Vrpolje (Croatia) (AFP) - Tomislav Salopek, whom the Islamic State group claimed Wednesday to have beheaded in Egypt, was among thousands of Croats who left the crisis-hit Balkans state to pursue opportunities abroad.
"He went (to Egypt) exclusively to earn bread for his children, nothing else," his father told AFP on August 6, days before purported pictures of Salopek's body were posted on IS-affiliated Twitter accounts.
Zlatko Salopek said his son's abduction last month about 22 kilometres (14 miles) west of Cairo, where he was working for French geoscience company CGG, came on the eve of his planned return from Egypt.
"Everybody would like to have such a child. My son was always calm, serene, a great worker," he said.
Prime Minister Zoran Milanovic said he was unable to confirm Salopek's death but feared the worst.
"At this moment we cannot confirm with 100-percent certainty that this is true and I don't know if we will be able to confirm that in the coming days, but what we see does not look good, looks horrible," Milanovic told reporters, adding nevertheless that the government would not give up hope.
The 31-year-old engineer and father of two young children -- a seven-year-old girl and a two-year-old boy -- from Vrpolje in eastern Croatia worked on large motorway projects in his homeland before the economy slumped in 2009 and construction projects dried up.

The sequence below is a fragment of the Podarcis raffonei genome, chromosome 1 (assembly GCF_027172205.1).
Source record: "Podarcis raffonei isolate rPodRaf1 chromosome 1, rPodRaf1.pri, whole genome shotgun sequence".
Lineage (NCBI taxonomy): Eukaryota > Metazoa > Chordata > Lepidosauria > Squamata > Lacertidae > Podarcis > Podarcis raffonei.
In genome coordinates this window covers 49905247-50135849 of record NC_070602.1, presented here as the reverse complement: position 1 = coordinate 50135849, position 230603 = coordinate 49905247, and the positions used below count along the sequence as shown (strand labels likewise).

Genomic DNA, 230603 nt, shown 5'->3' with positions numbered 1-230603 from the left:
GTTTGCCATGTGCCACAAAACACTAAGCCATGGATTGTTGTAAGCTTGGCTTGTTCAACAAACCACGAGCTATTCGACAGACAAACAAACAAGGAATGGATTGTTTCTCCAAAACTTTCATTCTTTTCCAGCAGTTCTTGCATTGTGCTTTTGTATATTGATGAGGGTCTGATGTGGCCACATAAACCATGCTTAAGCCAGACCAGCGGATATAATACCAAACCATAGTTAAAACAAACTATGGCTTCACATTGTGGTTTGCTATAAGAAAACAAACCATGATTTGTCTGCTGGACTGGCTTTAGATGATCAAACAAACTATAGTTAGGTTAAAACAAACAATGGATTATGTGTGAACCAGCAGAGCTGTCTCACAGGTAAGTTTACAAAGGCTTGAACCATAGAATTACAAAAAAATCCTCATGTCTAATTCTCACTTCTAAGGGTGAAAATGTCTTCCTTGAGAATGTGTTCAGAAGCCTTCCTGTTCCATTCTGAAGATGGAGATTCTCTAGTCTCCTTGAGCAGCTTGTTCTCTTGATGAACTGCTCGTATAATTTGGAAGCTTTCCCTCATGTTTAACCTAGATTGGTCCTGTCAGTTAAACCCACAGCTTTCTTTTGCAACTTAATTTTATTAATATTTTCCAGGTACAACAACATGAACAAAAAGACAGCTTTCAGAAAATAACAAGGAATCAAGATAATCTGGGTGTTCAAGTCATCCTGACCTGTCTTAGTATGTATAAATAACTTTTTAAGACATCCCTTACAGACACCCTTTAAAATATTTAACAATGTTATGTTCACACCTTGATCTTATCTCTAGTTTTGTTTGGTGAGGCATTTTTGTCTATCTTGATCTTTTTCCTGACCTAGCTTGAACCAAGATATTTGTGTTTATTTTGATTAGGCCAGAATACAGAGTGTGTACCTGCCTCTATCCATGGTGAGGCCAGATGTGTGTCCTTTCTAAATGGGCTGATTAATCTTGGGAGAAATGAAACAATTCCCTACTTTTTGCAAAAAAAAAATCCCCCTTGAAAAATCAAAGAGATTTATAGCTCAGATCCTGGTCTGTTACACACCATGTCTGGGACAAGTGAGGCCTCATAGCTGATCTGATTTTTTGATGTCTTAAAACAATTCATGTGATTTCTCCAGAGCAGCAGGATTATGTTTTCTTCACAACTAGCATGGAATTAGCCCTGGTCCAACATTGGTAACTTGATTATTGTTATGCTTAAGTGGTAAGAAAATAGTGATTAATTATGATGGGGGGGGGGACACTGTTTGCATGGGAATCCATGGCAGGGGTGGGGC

By then he was already in demand among international energy companies. Before joining CGG in early 2015 he had worked "throughout the Arab world" according to his father.
- 'Proud of his country' -
Salopek, who was described by friends as easygoing and sociable, took Croatian football gear with him on these trips, to give as gifts.
"He would take with him jerseys of Dinamo Zagreb football club or the Croatian national team and offer them to his new friends. They would then make a photo. He was so proud of his country," Zlatko Salopek said.
His home visits to Vrpolje, a town of around 3,500 people, was a time to reconnect with family and to indulge his passion for raising chickens and entering poultry competitions.
"When he was in town he would spend every morning here sipping coffee. He would come with his son, who played in the small park (nearby)," said Tihomir, a waiter in a small cafÃ© next to his home.
A firefighter friend, Drazen Pavlovic, described the first Croatian to be killed by a jihadist group as an agreeable sort "who never argued with anyone".
"How sad. He went to earn a living, to be able to provide small treats for his kids. And this is how it ends," a neighbour, who did not wish to give his name, said.
Salopek's daughter had been crossing out the days until his return on a calendar, the neighbour said.
"On Friday night she was waiting for her father to return so the family could go to the coast," said Stipe Bjelokapic, a family friend.